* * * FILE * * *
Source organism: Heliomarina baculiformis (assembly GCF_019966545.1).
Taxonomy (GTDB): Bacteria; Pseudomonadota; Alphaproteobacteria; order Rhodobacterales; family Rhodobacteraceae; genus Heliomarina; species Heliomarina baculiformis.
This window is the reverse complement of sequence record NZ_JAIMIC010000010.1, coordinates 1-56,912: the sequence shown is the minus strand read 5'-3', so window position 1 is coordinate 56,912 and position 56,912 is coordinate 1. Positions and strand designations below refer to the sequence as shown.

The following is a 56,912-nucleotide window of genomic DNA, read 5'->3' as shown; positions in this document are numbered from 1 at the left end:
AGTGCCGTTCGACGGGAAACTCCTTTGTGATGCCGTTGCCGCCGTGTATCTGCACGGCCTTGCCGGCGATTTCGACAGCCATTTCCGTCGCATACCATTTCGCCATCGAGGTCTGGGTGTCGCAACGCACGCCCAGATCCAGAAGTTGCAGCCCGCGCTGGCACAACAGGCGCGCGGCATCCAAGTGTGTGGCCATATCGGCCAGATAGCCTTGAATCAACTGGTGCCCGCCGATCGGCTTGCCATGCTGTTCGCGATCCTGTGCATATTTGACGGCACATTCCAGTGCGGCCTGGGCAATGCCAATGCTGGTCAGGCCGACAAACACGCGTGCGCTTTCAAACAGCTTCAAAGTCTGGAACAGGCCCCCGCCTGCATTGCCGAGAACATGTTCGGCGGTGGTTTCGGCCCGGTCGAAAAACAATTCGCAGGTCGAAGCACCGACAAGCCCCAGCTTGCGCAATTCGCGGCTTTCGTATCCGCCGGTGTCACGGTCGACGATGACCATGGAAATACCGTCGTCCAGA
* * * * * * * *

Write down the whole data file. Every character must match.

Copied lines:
Source organism: Heliomarina baculiformis (assembly GCF_019966545.1).
Taxonomy (GTDB): Bacteria; Pseudomonadota; Alphaproteobacteria; order Rhodobacterales; family Rhodobacteraceae; genus Heliomarina; species Heliomarina baculiformis.
This window is the reverse complement of sequence record NZ_JAIMIC010000010.1, coordinates 1-56,912: the sequence shown is the minus strand read 5'-3', so window position 1 is coordinate 56,912 and position 56,912 is coordinate 1. Positions and strand designations below refer to the sequence as shown.

The following is a 56,912-nucleotide window of genomic DNA, read 5'->3' as shown; positions in this document are numbered from 1 at the left end:
AGTGCCGTTCGACGGGAAACTCCTTTGTGATGCCGTTGCCGCCGTGTATCTGCACGGCCTTGCCGGCGATTTCGACAGCCATTTCCGTCGCATACCATTTCGCCATCGAGGTCTGGGTGTCGCAACGCACGCCCAGATCCAGAAGTTGCAGCCCGCGCTGGCACAACAGGCGCGCGGCATCCAAGTGTGTGGCCATATCGGCCAGATAGCCTTGAATCAACTGGTGCCCGCCGATCGGCTTGCCATGCTGTTCGCGATCCTGTGCATATTTGACGGCACATTCCAGTGCGGCCTGGGCAATGCCAATGCTGGTCAGGCCGACAAACACGCGTGCGCTTTCAAACAGCTTCAAAGTCTGGAACAGGCCCCCGCCTGCATTGCCGAGAACATGTTCGGCGGTGGTTTCGGCCCGGTCGAAAAACAATTCGCAGGTCGAAGCACCGACAAGCCCCAGCTTGCGCAATTCGCGGCTTTCGTATCCGCCGGTGTCACGGTCGACGATGACCATGGAAATACCGTCGTCCAGA